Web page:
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Approximal morphology as predictor of approximal caries in primary molar teeth

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A. Cortes, S. Martignon, V. Qvist, Kim Rud Ekstrand

Original languageEnglish
Early online date22 Jul 2017
Publication statusPublished - 2017

King's Authors


To evaluate the predictive power of the morphology of the distal surface on 1st and mesial surface on 2nd primary molar teeth on caries development in young children.
Out of 101 3-to 4-year-old children from an on-going study, 62 children, for whom parents' informed consent was given, participated. Upper and lower molar teeth of one randomly selected side received a 2-day temporarily separation. Bitewing radiographs and silicone impressions of interproximal area (IPA) were obtained. One-year procedures were repeated in 52 children (84%). The morphology of the distal surfaces of the first molar teeth and the mesial surfaces on the second molar teeth (n=208) was scored from the occlusal aspect on images from the baseline resin models resulting in four IPA variants: concave-concave; concave-convex; convex-concave, and convex-convex. Approximal caries on the surface in question was radiographically assessed as absent/present.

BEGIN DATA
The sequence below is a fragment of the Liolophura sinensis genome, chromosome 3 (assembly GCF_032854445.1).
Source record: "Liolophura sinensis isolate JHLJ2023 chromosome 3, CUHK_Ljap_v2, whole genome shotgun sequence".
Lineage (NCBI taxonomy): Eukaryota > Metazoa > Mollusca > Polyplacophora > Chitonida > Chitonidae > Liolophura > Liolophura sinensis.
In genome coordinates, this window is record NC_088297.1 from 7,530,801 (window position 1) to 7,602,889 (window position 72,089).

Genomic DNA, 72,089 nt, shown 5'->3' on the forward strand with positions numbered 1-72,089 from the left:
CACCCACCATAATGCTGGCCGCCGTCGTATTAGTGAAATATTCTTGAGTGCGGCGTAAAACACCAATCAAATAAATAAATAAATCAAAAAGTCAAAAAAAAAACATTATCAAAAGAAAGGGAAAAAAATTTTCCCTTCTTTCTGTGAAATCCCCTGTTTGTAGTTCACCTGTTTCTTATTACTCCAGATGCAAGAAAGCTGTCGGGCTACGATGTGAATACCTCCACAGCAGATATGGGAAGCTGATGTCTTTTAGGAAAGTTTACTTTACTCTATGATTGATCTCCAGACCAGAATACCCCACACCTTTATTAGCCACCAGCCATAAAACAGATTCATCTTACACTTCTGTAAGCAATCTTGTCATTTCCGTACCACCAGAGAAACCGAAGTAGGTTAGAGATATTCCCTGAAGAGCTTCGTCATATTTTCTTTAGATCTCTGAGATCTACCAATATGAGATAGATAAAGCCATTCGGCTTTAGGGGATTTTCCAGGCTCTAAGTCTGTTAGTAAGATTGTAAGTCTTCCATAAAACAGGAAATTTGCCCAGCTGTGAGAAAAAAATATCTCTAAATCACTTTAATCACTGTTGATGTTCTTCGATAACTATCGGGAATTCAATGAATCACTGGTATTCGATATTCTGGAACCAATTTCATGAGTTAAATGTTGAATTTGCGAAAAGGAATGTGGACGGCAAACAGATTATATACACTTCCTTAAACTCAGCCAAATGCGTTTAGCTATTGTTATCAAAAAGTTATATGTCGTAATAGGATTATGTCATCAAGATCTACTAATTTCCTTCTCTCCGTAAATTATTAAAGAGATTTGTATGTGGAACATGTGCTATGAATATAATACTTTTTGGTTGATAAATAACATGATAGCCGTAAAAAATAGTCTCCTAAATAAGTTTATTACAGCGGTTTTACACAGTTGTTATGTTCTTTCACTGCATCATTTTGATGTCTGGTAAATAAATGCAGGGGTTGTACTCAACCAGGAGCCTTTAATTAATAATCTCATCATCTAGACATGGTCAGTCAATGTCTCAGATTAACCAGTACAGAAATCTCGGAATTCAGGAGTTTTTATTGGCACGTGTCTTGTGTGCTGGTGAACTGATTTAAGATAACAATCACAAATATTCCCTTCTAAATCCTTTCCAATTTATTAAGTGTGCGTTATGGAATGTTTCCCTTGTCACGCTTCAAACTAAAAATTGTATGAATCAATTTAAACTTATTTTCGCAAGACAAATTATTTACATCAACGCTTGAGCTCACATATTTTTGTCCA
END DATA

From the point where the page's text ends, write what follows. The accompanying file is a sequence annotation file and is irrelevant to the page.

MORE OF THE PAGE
Of the 52 children examined at follow-up, 31 children (60%) had 1-4 concave surfaces. In total 53 (25%) of the 208 surfaces were concave. A total of 22 children (43%) had 1-4 approximal lesions adding up to 59 lesions. Multiple logistic regression analyses disclosed that gender, surface morphology on one of the approximal surfaces (focus-surface), and adjacent-surface morphology were significantly related to caries development (p values ≤ 0.03). The odds ratio for developing caries in the focus-surface/adjacent-surface in the four IPA variants were convex-convex, 1.0; convex-concave, 5.5 (CI 2.0-14.7); concave-convex, 12.9 (CI 4.1-40.3); and concave-concave, 15.7 (CI 5.1-48.3).
Morphology of approximal surfaces in primary molar teeth, in particular both surfaces being concave, significantly influences the risk of developing caries.
The concave morphology of approximal surfaces can predict future caries lesions supporting specific home-care and in-office preventive strategies.

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